NEW YORK (TheStreet) -- Europe--the poster child for global growth concerns--was back in the spotlight Thursday as investors wondered just when European Central Bank President Mario Draghi might finally pull the trigger on economic stimulus.
Much to the market's dismay, the ECB punted any decision until early next year. When pressed about how early, Draghi resorted to the kind of statements worthy of former Fed chairman Alan Greenspan.
"Early means early," Draghi said. "It doesn't mean the next meeting. It depends very much on how our assessment will go."
The markets didn't find much to cheer about in that kind of outlook. The S&P 500 closed 0.12% lower, while the Dow Jones Industrial Average slipped 0.07% and the Nasdaq fell 0.11%.
Still, analysts remained confident that the ECB would act sooner than later.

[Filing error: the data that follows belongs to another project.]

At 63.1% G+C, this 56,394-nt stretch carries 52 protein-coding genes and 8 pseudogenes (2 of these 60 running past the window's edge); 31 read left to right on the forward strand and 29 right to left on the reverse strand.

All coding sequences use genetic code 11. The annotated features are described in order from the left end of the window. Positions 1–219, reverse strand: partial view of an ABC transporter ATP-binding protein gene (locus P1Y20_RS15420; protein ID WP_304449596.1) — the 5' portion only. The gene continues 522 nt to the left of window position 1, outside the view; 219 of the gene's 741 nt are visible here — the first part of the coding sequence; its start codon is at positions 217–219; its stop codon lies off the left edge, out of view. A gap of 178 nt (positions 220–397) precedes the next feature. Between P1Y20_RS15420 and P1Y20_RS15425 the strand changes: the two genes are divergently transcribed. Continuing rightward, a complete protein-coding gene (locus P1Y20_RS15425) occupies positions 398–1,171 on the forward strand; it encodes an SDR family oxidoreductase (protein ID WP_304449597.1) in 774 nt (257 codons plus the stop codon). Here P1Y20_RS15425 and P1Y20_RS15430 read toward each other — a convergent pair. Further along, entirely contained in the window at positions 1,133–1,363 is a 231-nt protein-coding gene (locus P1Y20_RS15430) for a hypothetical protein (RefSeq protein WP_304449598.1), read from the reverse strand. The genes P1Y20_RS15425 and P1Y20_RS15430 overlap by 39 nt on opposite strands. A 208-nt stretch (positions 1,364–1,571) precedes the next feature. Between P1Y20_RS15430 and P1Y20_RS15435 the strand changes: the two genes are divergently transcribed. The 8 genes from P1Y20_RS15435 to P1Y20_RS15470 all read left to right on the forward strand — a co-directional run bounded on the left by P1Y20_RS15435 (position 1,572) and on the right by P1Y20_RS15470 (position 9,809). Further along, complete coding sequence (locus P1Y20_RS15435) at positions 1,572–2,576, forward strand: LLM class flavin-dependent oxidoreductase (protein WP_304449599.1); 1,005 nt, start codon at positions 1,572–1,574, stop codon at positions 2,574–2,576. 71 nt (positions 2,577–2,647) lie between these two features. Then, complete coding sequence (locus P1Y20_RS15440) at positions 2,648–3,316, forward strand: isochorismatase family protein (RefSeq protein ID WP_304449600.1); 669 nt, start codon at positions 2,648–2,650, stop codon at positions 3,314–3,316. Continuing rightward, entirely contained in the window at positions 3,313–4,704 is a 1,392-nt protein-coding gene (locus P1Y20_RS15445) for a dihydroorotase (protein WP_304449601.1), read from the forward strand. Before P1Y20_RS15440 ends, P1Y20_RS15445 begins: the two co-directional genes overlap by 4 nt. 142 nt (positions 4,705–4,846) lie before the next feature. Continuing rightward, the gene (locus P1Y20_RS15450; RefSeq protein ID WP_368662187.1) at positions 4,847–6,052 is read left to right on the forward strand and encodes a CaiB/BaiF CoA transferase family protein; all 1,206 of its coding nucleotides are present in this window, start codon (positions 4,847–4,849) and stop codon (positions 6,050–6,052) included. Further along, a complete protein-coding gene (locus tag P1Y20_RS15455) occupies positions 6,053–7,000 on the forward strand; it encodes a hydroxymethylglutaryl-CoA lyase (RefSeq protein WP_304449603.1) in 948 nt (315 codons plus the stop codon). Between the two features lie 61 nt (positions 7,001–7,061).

"Like the Federal Reserve, the next move by the ECB -- both when and what -- will depend on the progression of the data," Sterne Agee's chief economist Lindsey Piegza wrote in a report. "It remains obvious the ECB is ready to take action if needed."
Still, timing remains a necessary concern as the Eurozone's conditions continues to worsen. The region has suffered widespread deflationary concerns and high unemployment, even in its most robust economies such as Germany. The ECB cut its 2015 growth forecasts for the eurozone to 1% from a September forecast of 1.6%. Eurozone inflation is expected to come in at 0.7%, down from a previous estimate of 1.1% and far from the ECB's 2% target.